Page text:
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October 18, 2021 Reading Time: 5 minutes

When I was younger, I enjoyed the American teenage drama The O.C., set in Newport Beach, California. It was a somewhat cheesy, teenage-angsty drama involving love, teenage rebellion, and a poor and criminally burdened high-school kid thrown into the spoiled lives of remarkably wealthy Californians. The puns were fantastic, the one-liners were great, the soundtrack absolutely perfect, the characters beautiful and captivating, and more importantly, there was quite a lot of social wisdom to be found. 

In one scene in the second season, Alex Kelly (played by a young Olivia Wilde) gives advice to one of the show’s main characters, Marissa Cooper (Mischa Barton), about how to endure conflicts with her mum.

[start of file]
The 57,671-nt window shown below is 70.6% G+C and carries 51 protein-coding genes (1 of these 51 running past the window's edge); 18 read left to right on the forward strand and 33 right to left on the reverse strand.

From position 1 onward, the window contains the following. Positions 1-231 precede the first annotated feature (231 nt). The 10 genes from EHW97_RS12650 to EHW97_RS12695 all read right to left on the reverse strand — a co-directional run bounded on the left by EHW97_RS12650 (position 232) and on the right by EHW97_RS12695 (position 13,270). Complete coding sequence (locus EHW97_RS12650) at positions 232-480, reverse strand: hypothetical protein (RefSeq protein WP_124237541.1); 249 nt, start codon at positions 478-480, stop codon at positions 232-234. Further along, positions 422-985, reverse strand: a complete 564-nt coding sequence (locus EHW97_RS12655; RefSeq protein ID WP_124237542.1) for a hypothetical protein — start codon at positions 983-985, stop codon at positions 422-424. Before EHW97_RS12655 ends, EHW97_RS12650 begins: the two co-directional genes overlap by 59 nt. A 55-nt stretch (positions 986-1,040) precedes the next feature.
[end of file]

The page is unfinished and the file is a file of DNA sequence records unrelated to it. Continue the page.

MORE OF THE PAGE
Alex: “You know, my mom used to drive me crazy too, and then one day, I just decided that I was not going to let it bother me anymore. 

Marissa: “You make it sound so easy…”

Alex: “No, every time my mom channels Satan, I take a deep breath, count to three, give her a big smile and say something like ‘Interesting idea, Mom, I’ll give that some thought.’”

Marissa: “And that really works?”

Alex: “Women like that, they thrive on confrontation, but if you refuse to engage, there’s not really anything they can do.”